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Frequently Asked Questions
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ALUMINUM SIDING

Question
How should I prep old aluminum siding before painting? What type of primer is the best for siding?

Answer
Remove as much "chalk", dirt and mildew as you can. This is done by power washing or by scrubbing and rinsing. The only times a primer would be needed are:

  1. if any bare aluminum is exposed; then use a latex corrosion-inhibitive primer;
  2. if there is still much "chalk" left on the surface, apply a quality exterior alkyd ("oil-based") primer recommended for aluminum siding by the manufacturer. ("Chalk" is powdery pigment on the surfaced of the weathered siding, that comes off when you rub the palm of your hand over the surface.)

Question
After removing the old chalky white from aluminum siding, I was told to wipe the siding with mineral spirits before priming it. Is this a necessary step before washing it? I had to use a sander to remove the road salt and the siding was badly pitted.

Answer
No, unless you have some oily contaminant such as road tar on the siding, do not use mineral spirits. The road salt that you removed was probably white aluminum corrosion (aluminum oxide). After you clean and rinse the surface, you will need to prime all areas of exposed aluminum (that is, where you can see the metal), or where any of the white salts were.

For the primer, use a latex corrosion-inhibitive primer. Ask for this at a paint store. You may find it just as easy to prime all of the siding, rather than just the areas mentioned. If you do prime everything, you will get a more uniform appearance from the paint, compared with if you only prime some parts. For the paint itself, use a top of the line 100% acrylic latex house paint in a flat finish.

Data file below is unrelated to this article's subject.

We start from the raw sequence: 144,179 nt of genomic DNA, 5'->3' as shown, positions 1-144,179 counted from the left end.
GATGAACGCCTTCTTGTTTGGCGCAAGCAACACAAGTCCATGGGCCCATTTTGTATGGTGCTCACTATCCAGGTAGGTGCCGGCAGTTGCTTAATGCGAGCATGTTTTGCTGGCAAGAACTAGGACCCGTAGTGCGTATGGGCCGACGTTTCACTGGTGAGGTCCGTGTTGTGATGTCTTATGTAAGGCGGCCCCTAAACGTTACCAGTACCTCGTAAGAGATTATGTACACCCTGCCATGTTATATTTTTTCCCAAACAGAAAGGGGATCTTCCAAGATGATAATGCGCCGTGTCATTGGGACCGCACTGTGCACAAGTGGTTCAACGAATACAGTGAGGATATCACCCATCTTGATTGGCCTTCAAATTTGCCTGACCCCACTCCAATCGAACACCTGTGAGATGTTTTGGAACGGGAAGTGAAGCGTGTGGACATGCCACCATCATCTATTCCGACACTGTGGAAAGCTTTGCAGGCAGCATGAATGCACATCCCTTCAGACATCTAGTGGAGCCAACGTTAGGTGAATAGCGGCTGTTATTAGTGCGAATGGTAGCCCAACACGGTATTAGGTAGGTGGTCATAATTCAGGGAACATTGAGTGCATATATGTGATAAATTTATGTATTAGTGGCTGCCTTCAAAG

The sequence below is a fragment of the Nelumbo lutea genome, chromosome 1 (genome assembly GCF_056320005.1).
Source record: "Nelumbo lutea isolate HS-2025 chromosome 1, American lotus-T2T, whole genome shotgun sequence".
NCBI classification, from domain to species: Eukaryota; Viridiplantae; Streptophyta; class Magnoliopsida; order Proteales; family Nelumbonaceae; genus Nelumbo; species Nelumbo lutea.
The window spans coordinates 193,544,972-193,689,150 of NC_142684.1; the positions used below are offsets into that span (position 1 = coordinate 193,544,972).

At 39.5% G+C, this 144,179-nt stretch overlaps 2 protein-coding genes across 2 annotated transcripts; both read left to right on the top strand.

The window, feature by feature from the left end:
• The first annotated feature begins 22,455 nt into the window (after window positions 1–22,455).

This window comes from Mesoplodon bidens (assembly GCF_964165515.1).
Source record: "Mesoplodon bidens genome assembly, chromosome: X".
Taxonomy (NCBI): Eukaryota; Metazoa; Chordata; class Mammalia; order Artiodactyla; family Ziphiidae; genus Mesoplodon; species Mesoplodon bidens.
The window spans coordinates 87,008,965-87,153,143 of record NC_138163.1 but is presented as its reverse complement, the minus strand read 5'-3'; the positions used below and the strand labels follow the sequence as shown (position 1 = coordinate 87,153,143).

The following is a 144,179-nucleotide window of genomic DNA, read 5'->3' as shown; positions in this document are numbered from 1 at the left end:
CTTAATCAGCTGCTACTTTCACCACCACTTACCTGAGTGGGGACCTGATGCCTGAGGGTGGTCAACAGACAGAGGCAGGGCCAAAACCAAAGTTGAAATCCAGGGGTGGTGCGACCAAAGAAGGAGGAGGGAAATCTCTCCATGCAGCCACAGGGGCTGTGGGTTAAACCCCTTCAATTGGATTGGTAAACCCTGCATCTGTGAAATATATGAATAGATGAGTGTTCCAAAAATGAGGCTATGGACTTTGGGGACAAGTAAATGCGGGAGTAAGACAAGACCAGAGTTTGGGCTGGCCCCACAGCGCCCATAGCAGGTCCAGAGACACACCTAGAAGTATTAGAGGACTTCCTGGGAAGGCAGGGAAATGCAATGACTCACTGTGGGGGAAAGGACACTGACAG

Question
What type of paint should I use to paint aluminum siding?

Answer
In general, use a top of the line exterior 100% acrylic house and trim paint in a flat or satin finish. This assumes proper surface preparation, including removal of dirt, chalk and mildew. Unless metal is exposed, no primer is needed. If bare metal is visible, remove any white oxide with a non-metallic scouring pad such as ScotchBrite, then wash off and rinse, then apply a latex exterior corrosion inhibitive primer to the exposed metal area. As for the paint, use a flat if the siding is at all uneven and/or dented (while the satin finish will provide a rich, fresh appearance, it will accentuate the dents.

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